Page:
I bought a new car recently. As it happens, it wasn't a GM model. But it doesn't matter, because it's increasingly likely that we'll all be paying GM anyway.
General Motors Corp., nearing a federally imposed deadline to present a restructuring plan, will offer the government two costly alternatives: commit billions more in bailout money to fund the company’s operations, or provide financial backing as part of a bankruptcy filing, said people familiar with GM’s thinking.
The competing choices, which highlight GM’s rapidly deteriorating operations, present a dilemma for Congress and the Obama administration. If they refuse to provide additional aid to GM on top of the $13.4 billion already committed they risk seeing an industrial icon fall into bankruptcy.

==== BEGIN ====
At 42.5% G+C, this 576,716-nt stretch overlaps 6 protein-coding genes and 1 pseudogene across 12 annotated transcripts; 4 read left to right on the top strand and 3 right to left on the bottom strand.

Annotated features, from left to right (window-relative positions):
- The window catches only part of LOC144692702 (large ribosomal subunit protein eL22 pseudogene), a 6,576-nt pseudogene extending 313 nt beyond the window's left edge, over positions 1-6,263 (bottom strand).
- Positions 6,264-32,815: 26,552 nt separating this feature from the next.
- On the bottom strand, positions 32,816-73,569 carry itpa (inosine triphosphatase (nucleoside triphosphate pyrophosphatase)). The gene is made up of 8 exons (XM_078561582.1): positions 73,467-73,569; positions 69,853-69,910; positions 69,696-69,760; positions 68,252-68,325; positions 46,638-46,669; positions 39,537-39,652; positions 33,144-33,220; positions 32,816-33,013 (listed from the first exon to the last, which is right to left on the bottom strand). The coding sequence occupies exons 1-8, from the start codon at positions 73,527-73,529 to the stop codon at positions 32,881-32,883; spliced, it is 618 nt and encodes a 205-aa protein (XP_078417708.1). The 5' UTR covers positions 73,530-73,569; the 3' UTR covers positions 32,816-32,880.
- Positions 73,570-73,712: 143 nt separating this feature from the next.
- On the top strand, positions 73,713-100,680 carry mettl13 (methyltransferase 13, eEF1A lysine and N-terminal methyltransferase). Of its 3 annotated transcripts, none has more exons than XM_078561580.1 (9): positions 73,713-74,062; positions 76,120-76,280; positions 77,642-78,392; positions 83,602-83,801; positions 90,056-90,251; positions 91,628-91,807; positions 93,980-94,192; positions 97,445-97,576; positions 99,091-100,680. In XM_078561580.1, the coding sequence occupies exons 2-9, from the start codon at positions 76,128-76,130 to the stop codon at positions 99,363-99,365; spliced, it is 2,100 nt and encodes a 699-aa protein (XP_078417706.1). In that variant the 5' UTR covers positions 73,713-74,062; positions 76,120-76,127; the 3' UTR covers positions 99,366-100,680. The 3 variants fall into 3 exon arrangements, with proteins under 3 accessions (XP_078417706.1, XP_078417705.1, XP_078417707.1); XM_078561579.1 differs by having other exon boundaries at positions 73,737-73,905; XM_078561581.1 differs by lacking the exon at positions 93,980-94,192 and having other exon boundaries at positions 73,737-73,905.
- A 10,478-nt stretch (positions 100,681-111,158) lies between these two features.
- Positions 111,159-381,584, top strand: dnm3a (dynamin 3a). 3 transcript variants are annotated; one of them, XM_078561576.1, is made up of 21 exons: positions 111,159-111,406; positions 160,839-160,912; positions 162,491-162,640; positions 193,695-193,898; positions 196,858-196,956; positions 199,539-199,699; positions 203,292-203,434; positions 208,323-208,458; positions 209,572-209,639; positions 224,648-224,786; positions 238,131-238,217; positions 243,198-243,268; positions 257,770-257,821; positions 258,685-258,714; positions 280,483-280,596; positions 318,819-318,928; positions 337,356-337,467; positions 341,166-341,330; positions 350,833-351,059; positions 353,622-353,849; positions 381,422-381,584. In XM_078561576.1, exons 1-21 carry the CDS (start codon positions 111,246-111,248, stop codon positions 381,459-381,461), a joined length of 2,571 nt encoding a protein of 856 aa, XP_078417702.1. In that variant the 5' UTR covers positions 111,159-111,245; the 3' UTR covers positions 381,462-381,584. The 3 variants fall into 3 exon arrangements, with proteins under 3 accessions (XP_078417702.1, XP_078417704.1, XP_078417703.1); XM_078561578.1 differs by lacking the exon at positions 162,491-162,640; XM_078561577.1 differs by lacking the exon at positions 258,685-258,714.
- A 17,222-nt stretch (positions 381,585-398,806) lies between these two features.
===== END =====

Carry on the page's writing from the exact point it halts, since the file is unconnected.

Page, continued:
None of this is especially surprising, of course. The problems that GM is facing were decades in the making and there was no way that they could turn it around without finding a way to lower their operating expenses. And that cannot happen as long as GM is on the hook for all the guaranteed benefits and pensions that they agreed to with the UAW years ago. And the UAW ain't biting. And why would they? There's no incentive to make these hard choices as long the government is willing to keep funding things.
If GM goes into bankruptcy, it would force the hard decisions. A lot of people are going to take it in the shorts on this, no matter what happens. The auto industry is hardly the only industry that is hurting right now, though. And it's awfully difficult to see why GM and the UAW should be insulated from the consequences of their actions and the vagaries of the marketplace.